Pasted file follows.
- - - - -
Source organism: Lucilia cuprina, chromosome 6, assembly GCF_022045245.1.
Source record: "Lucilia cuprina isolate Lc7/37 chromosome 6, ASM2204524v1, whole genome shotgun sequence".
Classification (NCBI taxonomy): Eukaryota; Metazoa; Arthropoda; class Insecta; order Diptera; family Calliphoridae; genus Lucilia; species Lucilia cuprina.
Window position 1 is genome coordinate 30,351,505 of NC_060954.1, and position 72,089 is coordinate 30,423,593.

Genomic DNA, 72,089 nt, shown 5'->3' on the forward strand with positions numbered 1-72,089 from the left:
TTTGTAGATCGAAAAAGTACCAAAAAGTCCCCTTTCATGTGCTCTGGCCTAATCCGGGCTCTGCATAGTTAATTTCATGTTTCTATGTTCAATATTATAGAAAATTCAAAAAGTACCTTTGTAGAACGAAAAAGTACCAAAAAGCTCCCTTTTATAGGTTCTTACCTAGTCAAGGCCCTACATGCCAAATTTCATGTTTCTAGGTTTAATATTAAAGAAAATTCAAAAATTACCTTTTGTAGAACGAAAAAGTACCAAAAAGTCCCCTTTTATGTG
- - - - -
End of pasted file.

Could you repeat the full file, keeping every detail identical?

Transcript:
Source organism: Lucilia cuprina, chromosome 6, assembly GCF_022045245.1.
Source record: "Lucilia cuprina isolate Lc7/37 chromosome 6, ASM2204524v1, whole genome shotgun sequence".
Classification (NCBI taxonomy): Eukaryota; Metazoa; Arthropoda; class Insecta; order Diptera; family Calliphoridae; genus Lucilia; species Lucilia cuprina.
Window position 1 is genome coordinate 30,351,505 of NC_060954.1, and position 72,089 is coordinate 30,423,593.

Genomic DNA, 72,089 nt, shown 5'->3' on the forward strand with positions numbered 1-72,089 from the left:
TTTGTAGATCGAAAAAGTACCAAAAAGTCCCCTTTCATGTGCTCTGGCCTAATCCGGGCTCTGCATAGTTAATTTCATGTTTCTATGTTCAATATTATAGAAAATTCAAAAAGTACCTTTGTAGAACGAAAAAGTACCAAAAAGCTCCCTTTTATAGGTTCTTACCTAGTCAAGGCCCTACATGCCAAATTTCATGTTTCTAGGTTTAATATTAAAGAAAATTCAAAAATTACCTTTTGTAGAACGAAAAAGTACCAAAAAGTCCCCTTTTATGTG